• CHD

      A 90mm option would be such a niche market I’m not sure there would be any point…besides…who says that 28/35/and 50mm lenses are just for ‘street’. One of the reasons they are so popular is that they are so versatile (especially 35mm).

      • a-traveler

        What you find “versatile,” I find to be repetitive (1 step forward turns a 28mm into a 35mm, etc—why I don’t use zooms).

        Not many people shooting portraits or doing product photography with middle-of-the-road lenses (35-40-50-58 mm). I could be happy with one wide lens (14-28mm) and one long lens (135-200mm). YMMV.

        • CHD

          I’m not debating what focal length is more interesting…I’m simply stating that a fixed lens 90mm would not sell as well as something in the 28/35/50mm range….it’s just the way it is.

          • Haoyang Zhao

            Which has to do with market demand and cost of supply constraints, and not just practical usage for different purposes.

  • Justtakethepicture

    “The Leica Q is designed to record 4k video and everything is in place to enable this feature once the engineers solve the problems with overheating.”

    This makes it sound like the Q could be upgraded later. Reading the interview shows this is not the case.

  • Kevin Purcell

    I’m guessing the image sensor is made by the TowerJazz Panasonic Semiconductor (TPSCo) joint venture.

    They have a relationship already with Panny in the past: all those co branded cameras (and some that aren’t). Panasonic derived a full frame from their low noise pixel design and process (current 4/3″ sensor — it’s 4K capable). They also have the fab to make it in their 65nm process too in Hokuriku, Japan

    Ssearching for Leica and TowerJazz Panasonic Semiconductor (TPSCo), I find this rumor:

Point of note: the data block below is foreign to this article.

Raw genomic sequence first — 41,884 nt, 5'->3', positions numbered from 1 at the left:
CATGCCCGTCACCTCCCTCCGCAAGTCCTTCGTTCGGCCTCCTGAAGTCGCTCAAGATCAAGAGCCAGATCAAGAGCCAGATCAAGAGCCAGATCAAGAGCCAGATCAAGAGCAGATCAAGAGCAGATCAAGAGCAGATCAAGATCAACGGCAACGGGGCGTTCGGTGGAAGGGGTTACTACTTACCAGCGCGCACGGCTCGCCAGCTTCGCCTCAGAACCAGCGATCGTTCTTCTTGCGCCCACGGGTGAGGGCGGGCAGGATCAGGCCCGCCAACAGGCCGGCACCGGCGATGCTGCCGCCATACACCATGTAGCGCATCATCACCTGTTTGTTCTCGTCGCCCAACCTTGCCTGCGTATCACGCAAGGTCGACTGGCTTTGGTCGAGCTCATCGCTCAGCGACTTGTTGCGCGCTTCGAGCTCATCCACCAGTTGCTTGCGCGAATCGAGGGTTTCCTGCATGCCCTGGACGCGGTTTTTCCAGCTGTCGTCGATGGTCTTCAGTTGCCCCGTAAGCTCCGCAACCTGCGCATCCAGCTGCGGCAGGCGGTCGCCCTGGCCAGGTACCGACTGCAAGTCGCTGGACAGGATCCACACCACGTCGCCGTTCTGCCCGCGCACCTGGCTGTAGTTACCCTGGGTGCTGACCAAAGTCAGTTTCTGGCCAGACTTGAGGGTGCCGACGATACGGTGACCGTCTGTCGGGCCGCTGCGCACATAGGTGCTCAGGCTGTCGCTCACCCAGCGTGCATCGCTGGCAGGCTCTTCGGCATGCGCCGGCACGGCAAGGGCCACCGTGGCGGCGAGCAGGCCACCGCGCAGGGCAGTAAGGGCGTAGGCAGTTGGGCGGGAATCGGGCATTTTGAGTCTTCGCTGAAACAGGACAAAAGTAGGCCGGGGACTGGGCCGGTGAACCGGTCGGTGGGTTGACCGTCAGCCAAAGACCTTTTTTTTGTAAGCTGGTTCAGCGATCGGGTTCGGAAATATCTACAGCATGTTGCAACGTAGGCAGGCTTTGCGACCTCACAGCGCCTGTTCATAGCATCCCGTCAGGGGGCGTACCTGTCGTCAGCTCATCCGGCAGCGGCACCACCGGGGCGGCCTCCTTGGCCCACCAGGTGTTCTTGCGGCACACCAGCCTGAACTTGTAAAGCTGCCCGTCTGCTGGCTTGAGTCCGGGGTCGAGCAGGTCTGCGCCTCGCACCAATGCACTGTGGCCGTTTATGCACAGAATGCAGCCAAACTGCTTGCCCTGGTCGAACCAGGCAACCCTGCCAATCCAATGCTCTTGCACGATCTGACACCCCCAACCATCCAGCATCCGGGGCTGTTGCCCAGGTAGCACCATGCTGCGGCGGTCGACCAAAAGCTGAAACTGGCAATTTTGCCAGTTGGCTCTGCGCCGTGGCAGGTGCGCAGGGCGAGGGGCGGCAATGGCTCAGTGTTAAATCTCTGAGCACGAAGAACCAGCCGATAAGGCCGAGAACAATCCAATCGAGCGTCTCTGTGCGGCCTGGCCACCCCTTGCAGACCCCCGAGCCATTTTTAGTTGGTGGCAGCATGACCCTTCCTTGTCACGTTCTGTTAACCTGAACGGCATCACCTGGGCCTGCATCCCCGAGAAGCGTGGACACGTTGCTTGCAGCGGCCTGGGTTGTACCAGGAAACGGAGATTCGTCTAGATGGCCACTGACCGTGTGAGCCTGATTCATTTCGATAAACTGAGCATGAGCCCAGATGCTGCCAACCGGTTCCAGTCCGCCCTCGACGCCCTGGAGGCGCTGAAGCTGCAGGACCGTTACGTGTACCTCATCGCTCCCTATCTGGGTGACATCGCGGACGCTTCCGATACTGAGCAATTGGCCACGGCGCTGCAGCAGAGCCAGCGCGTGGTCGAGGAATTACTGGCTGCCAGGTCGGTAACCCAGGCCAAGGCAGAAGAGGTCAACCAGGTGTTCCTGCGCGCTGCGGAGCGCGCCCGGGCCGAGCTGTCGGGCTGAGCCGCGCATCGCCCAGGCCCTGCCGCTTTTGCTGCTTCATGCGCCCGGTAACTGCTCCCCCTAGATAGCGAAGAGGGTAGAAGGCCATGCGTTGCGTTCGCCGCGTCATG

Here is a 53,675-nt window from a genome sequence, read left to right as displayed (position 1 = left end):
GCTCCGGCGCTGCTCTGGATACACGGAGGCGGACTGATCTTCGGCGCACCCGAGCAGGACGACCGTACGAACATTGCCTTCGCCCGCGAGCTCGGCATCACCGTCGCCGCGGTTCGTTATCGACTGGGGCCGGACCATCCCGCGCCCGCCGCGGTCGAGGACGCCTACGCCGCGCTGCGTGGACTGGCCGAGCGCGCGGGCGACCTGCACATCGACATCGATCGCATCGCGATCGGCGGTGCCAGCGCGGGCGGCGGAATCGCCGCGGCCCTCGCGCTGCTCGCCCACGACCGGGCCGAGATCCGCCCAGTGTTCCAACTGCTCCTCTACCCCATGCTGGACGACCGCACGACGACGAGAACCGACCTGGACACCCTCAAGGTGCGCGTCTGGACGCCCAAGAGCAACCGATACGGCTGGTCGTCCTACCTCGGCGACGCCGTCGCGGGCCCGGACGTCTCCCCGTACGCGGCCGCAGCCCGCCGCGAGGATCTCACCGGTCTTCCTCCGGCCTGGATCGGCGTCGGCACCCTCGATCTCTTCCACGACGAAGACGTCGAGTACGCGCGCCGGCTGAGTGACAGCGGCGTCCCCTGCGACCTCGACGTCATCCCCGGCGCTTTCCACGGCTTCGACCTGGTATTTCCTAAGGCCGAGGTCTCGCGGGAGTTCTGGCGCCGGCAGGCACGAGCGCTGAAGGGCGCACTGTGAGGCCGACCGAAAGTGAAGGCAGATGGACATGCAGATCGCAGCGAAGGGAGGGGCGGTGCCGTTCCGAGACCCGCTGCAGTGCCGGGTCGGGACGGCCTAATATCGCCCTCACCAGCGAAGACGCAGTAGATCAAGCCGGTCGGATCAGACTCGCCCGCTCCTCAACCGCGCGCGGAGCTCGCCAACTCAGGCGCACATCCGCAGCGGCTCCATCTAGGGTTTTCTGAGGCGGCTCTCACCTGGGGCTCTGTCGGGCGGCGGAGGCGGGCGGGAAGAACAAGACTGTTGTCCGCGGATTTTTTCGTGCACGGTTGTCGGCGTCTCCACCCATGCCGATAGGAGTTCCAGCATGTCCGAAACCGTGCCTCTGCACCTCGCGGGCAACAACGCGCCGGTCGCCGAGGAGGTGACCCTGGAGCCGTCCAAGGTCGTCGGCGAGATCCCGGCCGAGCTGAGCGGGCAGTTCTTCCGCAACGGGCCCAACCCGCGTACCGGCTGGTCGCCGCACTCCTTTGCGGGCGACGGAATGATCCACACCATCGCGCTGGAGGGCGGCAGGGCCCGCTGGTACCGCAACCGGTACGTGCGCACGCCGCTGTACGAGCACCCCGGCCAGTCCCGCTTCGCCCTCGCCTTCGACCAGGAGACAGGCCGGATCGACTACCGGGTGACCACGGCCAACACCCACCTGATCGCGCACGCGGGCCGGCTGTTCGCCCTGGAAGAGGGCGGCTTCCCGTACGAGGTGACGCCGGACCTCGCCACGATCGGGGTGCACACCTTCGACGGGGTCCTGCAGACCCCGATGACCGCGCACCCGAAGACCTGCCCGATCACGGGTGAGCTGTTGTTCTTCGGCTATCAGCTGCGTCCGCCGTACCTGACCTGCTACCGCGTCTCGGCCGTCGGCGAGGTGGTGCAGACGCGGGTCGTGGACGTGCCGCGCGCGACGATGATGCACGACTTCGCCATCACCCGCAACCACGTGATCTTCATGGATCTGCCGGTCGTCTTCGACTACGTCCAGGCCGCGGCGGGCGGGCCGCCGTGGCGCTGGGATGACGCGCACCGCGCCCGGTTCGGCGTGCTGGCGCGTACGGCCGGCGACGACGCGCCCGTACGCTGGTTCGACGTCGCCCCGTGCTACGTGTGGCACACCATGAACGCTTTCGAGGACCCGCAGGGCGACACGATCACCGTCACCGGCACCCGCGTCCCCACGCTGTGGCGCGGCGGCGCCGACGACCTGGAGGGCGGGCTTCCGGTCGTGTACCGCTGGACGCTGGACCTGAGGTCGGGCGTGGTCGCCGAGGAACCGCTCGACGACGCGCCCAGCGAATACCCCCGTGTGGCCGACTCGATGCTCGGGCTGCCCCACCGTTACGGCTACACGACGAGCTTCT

“I join a camera & lens review talk group in China, there is a guy who have been working in Sony semiconductor told us?

    Leica Q`s structure & looking is designed by Leica, its electronic system came from Panasonic, the summilux Len designed by KonicaMinolta and produced by Panasonic. The CMOS is designed by Tower-Jazz Panasonic, an new Israel semiconductor company with 49% Panasonic share, and the foundry is STMicroelectronics same foundry with leica M 240

    In all, it`s a camera with leica/KonicaMonolta design and panasonic tecnology.”

    The foundry bit being STM is wrong. TPSCo uses Panasonic’s old foundry (TPSCo) in Hokuriku, Japan for 300mm wafers.

    And finally this

    The “we have begun engagements with multiple, first-year, brand-recognized, high-end camera makers for applications our internal technologies could not serve, prior to this joint venture” is the interesting bit.

    It might also explain why Leica are being coy about naming who is designing/making the sensor (even though they disclaim CMOSIS, Sony and Samsung).

  • J.R.

    So the Leica Q’s image sensor is made by Samsung. Well done Samsung…